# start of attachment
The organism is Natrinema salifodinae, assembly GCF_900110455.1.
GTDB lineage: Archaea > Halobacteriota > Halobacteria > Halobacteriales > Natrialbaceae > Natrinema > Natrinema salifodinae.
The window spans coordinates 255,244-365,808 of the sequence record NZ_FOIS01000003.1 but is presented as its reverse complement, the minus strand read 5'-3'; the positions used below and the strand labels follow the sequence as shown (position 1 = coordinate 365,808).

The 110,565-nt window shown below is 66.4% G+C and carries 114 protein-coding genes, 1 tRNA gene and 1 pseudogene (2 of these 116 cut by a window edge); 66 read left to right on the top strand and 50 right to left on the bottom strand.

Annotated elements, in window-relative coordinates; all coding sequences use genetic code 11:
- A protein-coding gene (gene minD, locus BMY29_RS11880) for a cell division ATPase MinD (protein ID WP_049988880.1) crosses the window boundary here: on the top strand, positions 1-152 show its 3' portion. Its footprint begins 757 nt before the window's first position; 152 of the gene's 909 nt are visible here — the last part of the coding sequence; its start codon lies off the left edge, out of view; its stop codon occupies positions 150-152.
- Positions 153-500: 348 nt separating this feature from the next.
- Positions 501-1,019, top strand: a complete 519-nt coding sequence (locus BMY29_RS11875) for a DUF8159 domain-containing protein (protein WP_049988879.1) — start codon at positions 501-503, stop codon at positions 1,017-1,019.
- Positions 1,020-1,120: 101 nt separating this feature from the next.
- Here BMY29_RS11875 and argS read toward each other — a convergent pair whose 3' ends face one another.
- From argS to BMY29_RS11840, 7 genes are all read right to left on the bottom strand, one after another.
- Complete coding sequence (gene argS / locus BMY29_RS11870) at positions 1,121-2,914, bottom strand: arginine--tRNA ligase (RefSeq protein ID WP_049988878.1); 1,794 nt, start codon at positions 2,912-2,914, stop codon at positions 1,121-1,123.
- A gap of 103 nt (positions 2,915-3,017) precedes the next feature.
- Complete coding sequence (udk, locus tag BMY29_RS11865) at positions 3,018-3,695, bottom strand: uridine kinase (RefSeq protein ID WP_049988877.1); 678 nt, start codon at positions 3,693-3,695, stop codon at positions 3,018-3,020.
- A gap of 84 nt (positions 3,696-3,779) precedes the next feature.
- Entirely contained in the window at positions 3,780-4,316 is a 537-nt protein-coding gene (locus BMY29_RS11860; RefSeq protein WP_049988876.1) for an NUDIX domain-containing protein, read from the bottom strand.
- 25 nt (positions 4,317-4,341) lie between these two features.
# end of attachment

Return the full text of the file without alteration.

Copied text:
The organism is Natrinema salifodinae, assembly GCF_900110455.1.
GTDB lineage: Archaea > Halobacteriota > Halobacteria > Halobacteriales > Natrialbaceae > Natrinema > Natrinema salifodinae.
The window spans coordinates 255,244-365,808 of the sequence record NZ_FOIS01000003.1 but is presented as its reverse complement, the minus strand read 5'-3'; the positions used below and the strand labels follow the sequence as shown (position 1 = coordinate 365,808).

The 110,565-nt window shown below is 66.4% G+C and carries 114 protein-coding genes, 1 tRNA gene and 1 pseudogene (2 of these 116 cut by a window edge); 66 read left to right on the top strand and 50 right to left on the bottom strand.

Annotated elements, in window-relative coordinates; all coding sequences use genetic code 11:
- A protein-coding gene (gene minD, locus BMY29_RS11880) for a cell division ATPase MinD (protein ID WP_049988880.1) crosses the window boundary here: on the top strand, positions 1-152 show its 3' portion. Its footprint begins 757 nt before the window's first position; 152 of the gene's 909 nt are visible here — the last part of the coding sequence; its start codon lies off the left edge, out of view; its stop codon occupies positions 150-152.
- Positions 153-500: 348 nt separating this feature from the next.
- Positions 501-1,019, top strand: a complete 519-nt coding sequence (locus BMY29_RS11875) for a DUF8159 domain-containing protein (protein WP_049988879.1) — start codon at positions 501-503, stop codon at positions 1,017-1,019.
- Positions 1,020-1,120: 101 nt separating this feature from the next.
- Here BMY29_RS11875 and argS read toward each other — a convergent pair whose 3' ends face one another.
- From argS to BMY29_RS11840, 7 genes are all read right to left on the bottom strand, one after another.
- Complete coding sequence (gene argS / locus BMY29_RS11870) at positions 1,121-2,914, bottom strand: arginine--tRNA ligase (RefSeq protein ID WP_049988878.1); 1,794 nt, start codon at positions 2,912-2,914, stop codon at positions 1,121-1,123.
- A gap of 103 nt (positions 2,915-3,017) precedes the next feature.
- Complete coding sequence (udk, locus tag BMY29_RS11865) at positions 3,018-3,695, bottom strand: uridine kinase (RefSeq protein ID WP_049988877.1); 678 nt, start codon at positions 3,693-3,695, stop codon at positions 3,018-3,020.
- A gap of 84 nt (positions 3,696-3,779) precedes the next feature.
- Entirely contained in the window at positions 3,780-4,316 is a 537-nt protein-coding gene (locus BMY29_RS11860; RefSeq protein WP_049988876.1) for an NUDIX domain-containing protein, read from the bottom strand.
- 25 nt (positions 4,317-4,341) lie between these two features.